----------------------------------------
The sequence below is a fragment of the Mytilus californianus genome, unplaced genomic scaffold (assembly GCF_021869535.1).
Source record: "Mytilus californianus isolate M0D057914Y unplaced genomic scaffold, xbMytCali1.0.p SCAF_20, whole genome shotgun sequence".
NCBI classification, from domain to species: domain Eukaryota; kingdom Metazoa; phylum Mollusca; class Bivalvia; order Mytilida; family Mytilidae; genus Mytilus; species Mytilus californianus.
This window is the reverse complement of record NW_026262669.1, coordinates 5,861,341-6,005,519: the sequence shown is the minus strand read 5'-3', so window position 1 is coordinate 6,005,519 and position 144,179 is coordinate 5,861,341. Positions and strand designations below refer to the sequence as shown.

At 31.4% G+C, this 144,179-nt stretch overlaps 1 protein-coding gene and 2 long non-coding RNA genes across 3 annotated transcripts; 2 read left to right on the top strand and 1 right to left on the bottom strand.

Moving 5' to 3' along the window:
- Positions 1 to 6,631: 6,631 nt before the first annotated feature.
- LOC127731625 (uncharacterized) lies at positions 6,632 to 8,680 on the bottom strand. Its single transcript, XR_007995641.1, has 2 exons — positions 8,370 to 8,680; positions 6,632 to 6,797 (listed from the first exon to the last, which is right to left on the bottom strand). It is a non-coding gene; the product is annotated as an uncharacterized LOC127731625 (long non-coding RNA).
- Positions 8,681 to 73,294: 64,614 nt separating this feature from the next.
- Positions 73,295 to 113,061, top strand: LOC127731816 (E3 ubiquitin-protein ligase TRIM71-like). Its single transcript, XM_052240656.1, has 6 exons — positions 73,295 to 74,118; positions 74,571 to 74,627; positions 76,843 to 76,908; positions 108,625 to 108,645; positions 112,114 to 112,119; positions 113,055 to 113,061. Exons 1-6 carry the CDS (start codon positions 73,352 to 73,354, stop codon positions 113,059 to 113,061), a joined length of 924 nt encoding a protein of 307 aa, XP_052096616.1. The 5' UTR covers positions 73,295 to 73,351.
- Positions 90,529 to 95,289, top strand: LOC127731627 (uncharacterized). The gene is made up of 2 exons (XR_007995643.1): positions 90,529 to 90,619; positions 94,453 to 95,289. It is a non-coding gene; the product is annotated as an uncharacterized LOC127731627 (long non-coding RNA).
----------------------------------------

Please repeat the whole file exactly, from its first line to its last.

The sequence below is a fragment of the Mytilus californianus genome, unplaced genomic scaffold (assembly GCF_021869535.1).
Source record: "Mytilus californianus isolate M0D057914Y unplaced genomic scaffold, xbMytCali1.0.p SCAF_20, whole genome shotgun sequence".
NCBI classification, from domain to species: domain Eukaryota; kingdom Metazoa; phylum Mollusca; class Bivalvia; order Mytilida; family Mytilidae; genus Mytilus; species Mytilus californianus.
This window is the reverse complement of record NW_026262669.1, coordinates 5,861,341-6,005,519: the sequence shown is the minus strand read 5'-3', so window position 1 is coordinate 6,005,519 and position 144,179 is coordinate 5,861,341. Positions and strand designations below refer to the sequence as shown.

At 31.4% G+C, this 144,179-nt stretch overlaps 1 protein-coding gene and 2 long non-coding RNA genes across 3 annotated transcripts; 2 read left to right on the top strand and 1 right to left on the bottom strand.

Moving 5' to 3' along the window:
- Positions 1 to 6,631: 6,631 nt before the first annotated feature.
- LOC127731625 (uncharacterized) lies at positions 6,632 to 8,680 on the bottom strand. Its single transcript, XR_007995641.1, has 2 exons — positions 8,370 to 8,680; positions 6,632 to 6,797 (listed from the first exon to the last, which is right to left on the bottom strand). It is a non-coding gene; the product is annotated as an uncharacterized LOC127731625 (long non-coding RNA).
- Positions 8,681 to 73,294: 64,614 nt separating this feature from the next.
- Positions 73,295 to 113,061, top strand: LOC127731816 (E3 ubiquitin-protein ligase TRIM71-like). Its single transcript, XM_052240656.1, has 6 exons — positions 73,295 to 74,118; positions 74,571 to 74,627; positions 76,843 to 76,908; positions 108,625 to 108,645; positions 112,114 to 112,119; positions 113,055 to 113,061. Exons 1-6 carry the CDS (start codon positions 73,352 to 73,354, stop codon positions 113,059 to 113,061), a joined length of 924 nt encoding a protein of 307 aa, XP_052096616.1. The 5' UTR covers positions 73,295 to 73,351.
- Positions 90,529 to 95,289, top strand: LOC127731627 (uncharacterized). The gene is made up of 2 exons (XR_007995643.1): positions 90,529 to 90,619; positions 94,453 to 95,289. It is a non-coding gene; the product is annotated as an uncharacterized LOC127731627 (long non-coding RNA).